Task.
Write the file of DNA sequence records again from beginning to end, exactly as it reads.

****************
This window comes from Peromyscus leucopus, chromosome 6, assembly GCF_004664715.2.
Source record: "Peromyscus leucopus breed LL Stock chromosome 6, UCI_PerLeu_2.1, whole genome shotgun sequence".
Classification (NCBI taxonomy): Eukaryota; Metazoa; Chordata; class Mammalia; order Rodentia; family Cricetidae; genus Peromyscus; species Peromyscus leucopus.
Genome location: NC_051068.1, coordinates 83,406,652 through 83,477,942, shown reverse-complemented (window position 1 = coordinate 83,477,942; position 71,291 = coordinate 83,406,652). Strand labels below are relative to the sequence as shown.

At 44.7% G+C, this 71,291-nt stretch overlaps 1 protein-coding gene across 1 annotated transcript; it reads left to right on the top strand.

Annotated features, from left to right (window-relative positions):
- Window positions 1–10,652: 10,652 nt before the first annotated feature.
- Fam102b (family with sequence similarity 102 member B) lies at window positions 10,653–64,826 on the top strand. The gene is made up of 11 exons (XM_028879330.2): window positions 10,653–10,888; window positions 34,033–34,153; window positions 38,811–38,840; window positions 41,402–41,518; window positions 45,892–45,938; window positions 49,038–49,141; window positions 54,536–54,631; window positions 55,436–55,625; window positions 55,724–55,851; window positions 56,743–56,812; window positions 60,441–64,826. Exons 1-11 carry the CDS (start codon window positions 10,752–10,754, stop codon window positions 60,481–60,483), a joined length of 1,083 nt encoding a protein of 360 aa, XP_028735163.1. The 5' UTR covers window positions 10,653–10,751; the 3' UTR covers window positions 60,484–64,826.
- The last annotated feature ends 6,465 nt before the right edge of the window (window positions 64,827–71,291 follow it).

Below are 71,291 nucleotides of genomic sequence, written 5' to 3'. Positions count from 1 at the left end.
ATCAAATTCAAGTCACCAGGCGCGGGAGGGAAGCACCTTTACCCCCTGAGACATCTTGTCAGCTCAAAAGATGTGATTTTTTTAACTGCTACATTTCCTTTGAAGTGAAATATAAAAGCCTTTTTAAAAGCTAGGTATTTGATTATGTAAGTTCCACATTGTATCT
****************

This window comes from Peromyscus leucopus, chromosome 6, assembly GCF_004664715.2.
Source record: "Peromyscus leucopus breed LL Stock chromosome 6, UCI_PerLeu_2.1, whole genome shotgun sequence".
Classification (NCBI taxonomy): Eukaryota; Metazoa; Chordata; class Mammalia; order Rodentia; family Cricetidae; genus Peromyscus; species Peromyscus leucopus.
Genome location: NC_051068.1, coordinates 83,406,652 through 83,477,942, shown reverse-complemented (window position 1 = coordinate 83,477,942; position 71,291 = coordinate 83,406,652). Strand labels below are relative to the sequence as shown.

At 44.7% G+C, this 71,291-nt stretch overlaps 1 protein-coding gene across 1 annotated transcript; it reads left to right on the top strand.

Annotated features, from left to right (window-relative positions):
- Window positions 1–10,652: 10,652 nt before the first annotated feature.
- Fam102b (family with sequence similarity 102 member B) lies at window positions 10,653–64,826 on the top strand. The gene is made up of 11 exons (XM_028879330.2): window positions 10,653–10,888; window positions 34,033–34,153; window positions 38,811–38,840; window positions 41,402–41,518; window positions 45,892–45,938; window positions 49,038–49,141; window positions 54,536–54,631; window positions 55,436–55,625; window positions 55,724–55,851; window positions 56,743–56,812; window positions 60,441–64,826. Exons 1-11 carry the CDS (start codon window positions 10,752–10,754, stop codon window positions 60,481–60,483), a joined length of 1,083 nt encoding a protein of 360 aa, XP_028735163.1. The 5' UTR covers window positions 10,653–10,751; the 3' UTR covers window positions 60,484–64,826.
- The last annotated feature ends 6,465 nt before the right edge of the window (window positions 64,827–71,291 follow it).

Below are 71,291 nucleotides of genomic sequence, written 5' to 3'. Positions count from 1 at the left end.
ATCAAATTCAAGTCACCAGGCGCGGGAGGGAAGCACCTTTACCCCCTGAGACATCTTGTCAGCTCAAAAGATGTGATTTTTTTAACTGCTACATTTCCTTTGAAGTGAAATATAAAAGCCTTTTTAAAAGCTAGGTATTTGATTATGTAAGTTCCACATTGTATCT